Computers are very complex beasts and there are a lot of constantly moving parts. I'm not speaking so much about mechanical parts as I am things constantly changing on your computer. Whenever something goes wrong the first thing that usually comes to mind is "it was working yesterday!" To the best of your knowledge you haven't done anything different. Yet the thing you're trying to do today doesn't work like it did yesterday. Believe it or not, it happens all the time. The most common reason for these unexplained problems is that something did in fact change. Perhaps it was a system update. Perhaps the last time you used an application and closed it, something happened to the preference file that the application uses. It could be that your Mac has been on for days/weeks at a time and some application has used up all of your available RAM because it has a memory leak. Or maybe you've plugged a device into your computer that wasn't there the last time the "thing" worked fine. There are countless reasons for something to all of a sudden stop working the way it used to work. There are also dozens if not hundreds of things you can try to troubleshoot the problem. I've put together a quick list of 5 to start with before you pick up the phone to call tech support:
- Reboot – Many times a problem can be cured simply by rebooting your computer or logging out and logging back in. This forces all the applications to quit (even the ones running in the background that you don't know about), it clears the RAM and gives you a fresh start. Even a reboot may not do it. In those cases try a full shut down and then boot up again.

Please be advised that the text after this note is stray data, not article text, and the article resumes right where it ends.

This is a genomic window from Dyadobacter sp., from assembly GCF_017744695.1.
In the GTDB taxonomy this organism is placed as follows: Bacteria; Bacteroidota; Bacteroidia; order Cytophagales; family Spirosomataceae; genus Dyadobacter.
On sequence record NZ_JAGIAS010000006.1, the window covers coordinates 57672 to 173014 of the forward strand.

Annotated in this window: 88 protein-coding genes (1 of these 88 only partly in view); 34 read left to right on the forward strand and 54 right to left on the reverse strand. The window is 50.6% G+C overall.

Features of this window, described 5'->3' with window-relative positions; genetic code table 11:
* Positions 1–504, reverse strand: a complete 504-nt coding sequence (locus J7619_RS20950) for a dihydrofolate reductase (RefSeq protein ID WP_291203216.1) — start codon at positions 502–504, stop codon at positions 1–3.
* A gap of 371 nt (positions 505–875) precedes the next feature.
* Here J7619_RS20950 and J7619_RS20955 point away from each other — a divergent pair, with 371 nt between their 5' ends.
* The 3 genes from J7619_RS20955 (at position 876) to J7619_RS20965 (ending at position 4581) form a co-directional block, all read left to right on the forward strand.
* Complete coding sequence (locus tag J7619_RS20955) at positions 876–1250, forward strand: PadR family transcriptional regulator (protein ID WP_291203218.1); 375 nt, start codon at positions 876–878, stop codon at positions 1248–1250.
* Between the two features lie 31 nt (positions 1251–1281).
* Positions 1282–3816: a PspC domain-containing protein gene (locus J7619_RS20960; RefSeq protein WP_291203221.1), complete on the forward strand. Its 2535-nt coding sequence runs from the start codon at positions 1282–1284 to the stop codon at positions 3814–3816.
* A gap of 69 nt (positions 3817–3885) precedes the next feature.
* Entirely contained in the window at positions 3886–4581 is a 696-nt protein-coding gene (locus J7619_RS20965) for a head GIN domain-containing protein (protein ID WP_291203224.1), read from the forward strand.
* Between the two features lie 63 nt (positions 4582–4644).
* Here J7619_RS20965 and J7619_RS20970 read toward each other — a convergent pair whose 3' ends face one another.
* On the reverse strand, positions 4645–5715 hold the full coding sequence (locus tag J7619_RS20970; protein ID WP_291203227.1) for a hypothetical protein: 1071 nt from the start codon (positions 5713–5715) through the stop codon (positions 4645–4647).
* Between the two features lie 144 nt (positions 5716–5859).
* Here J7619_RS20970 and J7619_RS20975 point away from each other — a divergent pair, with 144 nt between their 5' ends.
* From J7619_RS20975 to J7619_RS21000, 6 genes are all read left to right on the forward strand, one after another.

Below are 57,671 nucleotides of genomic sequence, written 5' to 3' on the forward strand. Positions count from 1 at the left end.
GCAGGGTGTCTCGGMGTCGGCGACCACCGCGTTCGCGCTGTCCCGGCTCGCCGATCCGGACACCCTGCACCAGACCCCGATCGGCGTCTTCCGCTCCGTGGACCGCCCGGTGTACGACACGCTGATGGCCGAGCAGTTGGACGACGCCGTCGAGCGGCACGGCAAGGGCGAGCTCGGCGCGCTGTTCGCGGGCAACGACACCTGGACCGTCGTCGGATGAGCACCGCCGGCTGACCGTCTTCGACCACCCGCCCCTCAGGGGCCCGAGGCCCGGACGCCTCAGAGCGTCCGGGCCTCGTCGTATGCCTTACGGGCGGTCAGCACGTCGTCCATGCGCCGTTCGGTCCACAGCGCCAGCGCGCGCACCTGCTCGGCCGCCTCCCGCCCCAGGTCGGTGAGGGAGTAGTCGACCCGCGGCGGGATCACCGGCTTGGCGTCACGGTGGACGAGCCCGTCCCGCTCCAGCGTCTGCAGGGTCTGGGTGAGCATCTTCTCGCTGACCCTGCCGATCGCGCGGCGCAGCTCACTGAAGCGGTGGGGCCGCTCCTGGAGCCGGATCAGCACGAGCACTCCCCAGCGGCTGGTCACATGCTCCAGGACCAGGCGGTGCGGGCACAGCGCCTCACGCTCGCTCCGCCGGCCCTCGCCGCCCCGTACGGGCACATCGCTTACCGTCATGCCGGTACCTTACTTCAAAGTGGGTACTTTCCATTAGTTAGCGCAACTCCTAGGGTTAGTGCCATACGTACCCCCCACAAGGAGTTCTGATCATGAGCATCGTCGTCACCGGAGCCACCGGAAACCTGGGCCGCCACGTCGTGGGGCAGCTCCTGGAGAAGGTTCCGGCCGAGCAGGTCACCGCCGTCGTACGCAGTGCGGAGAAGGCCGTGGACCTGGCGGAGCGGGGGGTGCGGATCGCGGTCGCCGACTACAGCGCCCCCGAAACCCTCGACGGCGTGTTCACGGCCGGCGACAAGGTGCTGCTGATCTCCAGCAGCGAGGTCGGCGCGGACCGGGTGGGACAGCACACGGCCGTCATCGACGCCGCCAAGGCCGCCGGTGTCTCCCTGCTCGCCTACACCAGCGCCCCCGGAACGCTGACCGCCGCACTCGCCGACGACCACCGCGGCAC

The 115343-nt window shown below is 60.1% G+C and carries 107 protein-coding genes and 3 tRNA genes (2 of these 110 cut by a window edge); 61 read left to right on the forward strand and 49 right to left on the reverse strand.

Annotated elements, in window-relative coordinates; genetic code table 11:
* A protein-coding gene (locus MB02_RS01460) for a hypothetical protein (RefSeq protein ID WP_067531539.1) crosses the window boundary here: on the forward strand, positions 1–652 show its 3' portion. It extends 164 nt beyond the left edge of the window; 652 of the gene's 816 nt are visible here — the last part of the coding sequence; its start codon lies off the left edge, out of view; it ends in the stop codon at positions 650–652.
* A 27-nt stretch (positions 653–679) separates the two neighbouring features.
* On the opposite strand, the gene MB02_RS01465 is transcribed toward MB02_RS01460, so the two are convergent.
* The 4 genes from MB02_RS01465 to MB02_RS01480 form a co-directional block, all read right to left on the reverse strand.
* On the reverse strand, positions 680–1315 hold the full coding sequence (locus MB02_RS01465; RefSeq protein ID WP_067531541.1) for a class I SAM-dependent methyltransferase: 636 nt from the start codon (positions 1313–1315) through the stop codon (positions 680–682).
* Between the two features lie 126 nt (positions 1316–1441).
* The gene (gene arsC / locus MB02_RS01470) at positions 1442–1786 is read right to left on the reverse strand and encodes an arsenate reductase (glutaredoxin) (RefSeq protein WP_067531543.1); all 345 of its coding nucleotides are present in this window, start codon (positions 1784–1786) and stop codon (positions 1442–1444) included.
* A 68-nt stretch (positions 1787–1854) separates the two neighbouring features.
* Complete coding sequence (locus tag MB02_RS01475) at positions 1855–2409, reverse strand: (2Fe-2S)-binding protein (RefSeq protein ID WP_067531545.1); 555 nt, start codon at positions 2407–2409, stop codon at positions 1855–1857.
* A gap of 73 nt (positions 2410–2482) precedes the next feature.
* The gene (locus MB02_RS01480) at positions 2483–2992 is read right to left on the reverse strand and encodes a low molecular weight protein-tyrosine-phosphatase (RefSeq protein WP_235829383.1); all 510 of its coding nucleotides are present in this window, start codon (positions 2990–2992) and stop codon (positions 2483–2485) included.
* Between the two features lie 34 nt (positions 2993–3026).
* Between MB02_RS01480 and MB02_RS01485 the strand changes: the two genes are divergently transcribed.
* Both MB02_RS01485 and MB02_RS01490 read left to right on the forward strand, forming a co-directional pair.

- Delete the Preferences – If it's an Application that is all of a sudden misbehaving, it may have a damaged preference. You can first try moving the preference file for that particular application to the desktop and then try launching the App again. Most applications will build NEW preference files when they don't see an existing one.
- Unplug all peripherals – try unplugging any extra devices you have attached to your computer that aren't absolutely necessary to run the computer. USB devices, hard drives, hubs, etc. Then try the operation again. One day I noticed that my computer had slowed down to the point that it was simply unusable. I rebooted and it was still lagging. Finally I unplugged an external Firewire hard drive (that I wasn't even using) and everything returned to normal speed.
- If you're getting an error message or something that is repeatable Google is your friend. Try a simple Google search with the exact message. 9 times out of 10 someone else is having the exact same problem and those searches often lead to a discussion thread where a solution has been achieved.
- Try logging in as a different user. This is also preference related. Your applications create preferences for each user. If you create a separate "Test" account in Mac OS X, you can then log in as that user and have a fresh set of preferences for all of your applications. If the software works under this Test user account then you'll know that something under your regular user account has become damaged/corrupted and you'll need to dig deeper into the preferences.
You can always call for support. However, in many cases the above tips will help you narrow down the problem before you pick up the phone. Also in many cases whoever you're going to call is going to have you do these things anyway. So save yourself a little time and get them done ahead of time.